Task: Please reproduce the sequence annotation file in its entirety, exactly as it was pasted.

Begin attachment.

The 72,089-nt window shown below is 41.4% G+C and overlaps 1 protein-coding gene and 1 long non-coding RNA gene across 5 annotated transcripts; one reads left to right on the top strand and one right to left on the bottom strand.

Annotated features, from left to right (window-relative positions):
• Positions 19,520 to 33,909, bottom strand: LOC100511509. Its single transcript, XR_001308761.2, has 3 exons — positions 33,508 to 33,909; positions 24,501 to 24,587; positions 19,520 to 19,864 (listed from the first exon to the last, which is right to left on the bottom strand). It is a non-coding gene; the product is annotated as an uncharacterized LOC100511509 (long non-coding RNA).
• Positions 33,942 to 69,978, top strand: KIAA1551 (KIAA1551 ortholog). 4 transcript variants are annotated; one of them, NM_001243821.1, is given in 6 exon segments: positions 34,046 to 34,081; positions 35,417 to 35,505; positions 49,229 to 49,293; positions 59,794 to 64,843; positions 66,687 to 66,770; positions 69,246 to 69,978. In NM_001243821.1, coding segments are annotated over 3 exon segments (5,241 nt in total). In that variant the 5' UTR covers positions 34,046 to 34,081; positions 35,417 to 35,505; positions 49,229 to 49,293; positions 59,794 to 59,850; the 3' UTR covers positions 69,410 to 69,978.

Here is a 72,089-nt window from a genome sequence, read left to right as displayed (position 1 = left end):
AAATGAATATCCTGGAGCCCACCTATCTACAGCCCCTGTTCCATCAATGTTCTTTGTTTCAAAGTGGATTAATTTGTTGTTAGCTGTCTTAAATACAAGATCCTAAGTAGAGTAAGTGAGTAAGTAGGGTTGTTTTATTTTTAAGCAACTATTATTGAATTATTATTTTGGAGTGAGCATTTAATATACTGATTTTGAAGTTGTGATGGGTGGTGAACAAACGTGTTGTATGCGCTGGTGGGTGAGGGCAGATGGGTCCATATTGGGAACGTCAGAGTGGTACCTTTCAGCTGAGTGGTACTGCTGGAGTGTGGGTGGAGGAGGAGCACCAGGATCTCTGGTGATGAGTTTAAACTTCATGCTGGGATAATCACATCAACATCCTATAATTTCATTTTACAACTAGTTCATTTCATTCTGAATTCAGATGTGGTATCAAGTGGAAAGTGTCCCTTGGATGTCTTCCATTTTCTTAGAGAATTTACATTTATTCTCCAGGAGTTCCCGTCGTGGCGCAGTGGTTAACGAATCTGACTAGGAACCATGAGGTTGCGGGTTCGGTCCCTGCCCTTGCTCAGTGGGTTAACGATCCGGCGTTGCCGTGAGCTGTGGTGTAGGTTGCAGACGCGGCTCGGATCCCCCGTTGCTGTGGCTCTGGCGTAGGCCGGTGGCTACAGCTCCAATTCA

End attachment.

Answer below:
The 72,089-nt window shown below is 41.4% G+C and overlaps 1 protein-coding gene and 1 long non-coding RNA gene across 5 annotated transcripts; one reads left to right on the top strand and one right to left on the bottom strand.

Annotated features, from left to right (window-relative positions):
• Positions 19,520 to 33,909, bottom strand: LOC100511509. Its single transcript, XR_001308761.2, has 3 exons — positions 33,508 to 33,909; positions 24,501 to 24,587; positions 19,520 to 19,864 (listed from the first exon to the last, which is right to left on the bottom strand). It is a non-coding gene; the product is annotated as an uncharacterized LOC100511509 (long non-coding RNA).
• Positions 33,942 to 69,978, top strand: KIAA1551 (KIAA1551 ortholog). 4 transcript variants are annotated; one of them, NM_001243821.1, is given in 6 exon segments: positions 34,046 to 34,081; positions 35,417 to 35,505; positions 49,229 to 49,293; positions 59,794 to 64,843; positions 66,687 to 66,770; positions 69,246 to 69,978. In NM_001243821.1, coding segments are annotated over 3 exon segments (5,241 nt in total). In that variant the 5' UTR covers positions 34,046 to 34,081; positions 35,417 to 35,505; positions 49,229 to 49,293; positions 59,794 to 59,850; the 3' UTR covers positions 69,410 to 69,978.

Here is a 72,089-nt window from a genome sequence, read left to right as displayed (position 1 = left end):
AAATGAATATCCTGGAGCCCACCTATCTACAGCCCCTGTTCCATCAATGTTCTTTGTTTCAAAGTGGATTAATTTGTTGTTAGCTGTCTTAAATACAAGATCCTAAGTAGAGTAAGTGAGTAAGTAGGGTTGTTTTATTTTTAAGCAACTATTATTGAATTATTATTTTGGAGTGAGCATTTAATATACTGATTTTGAAGTTGTGATGGGTGGTGAACAAACGTGTTGTATGCGCTGGTGGGTGAGGGCAGATGGGTCCATATTGGGAACGTCAGAGTGGTACCTTTCAGCTGAGTGGTACTGCTGGAGTGTGGGTGGAGGAGGAGCACCAGGATCTCTGGTGATGAGTTTAAACTTCATGCTGGGATAATCACATCAACATCCTATAATTTCATTTTACAACTAGTTCATTTCATTCTGAATTCAGATGTGGTATCAAGTGGAAAGTGTCCCTTGGATGTCTTCCATTTTCTTAGAGAATTTACATTTATTCTCCAGGAGTTCCCGTCGTGGCGCAGTGGTTAACGAATCTGACTAGGAACCATGAGGTTGCGGGTTCGGTCCCTGCCCTTGCTCAGTGGGTTAACGATCCGGCGTTGCCGTGAGCTGTGGTGTAGGTTGCAGACGCGGCTCGGATCCCCCGTTGCTGTGGCTCTGGCGTAGGCCGGTGGCTACAGCTCCAATTCA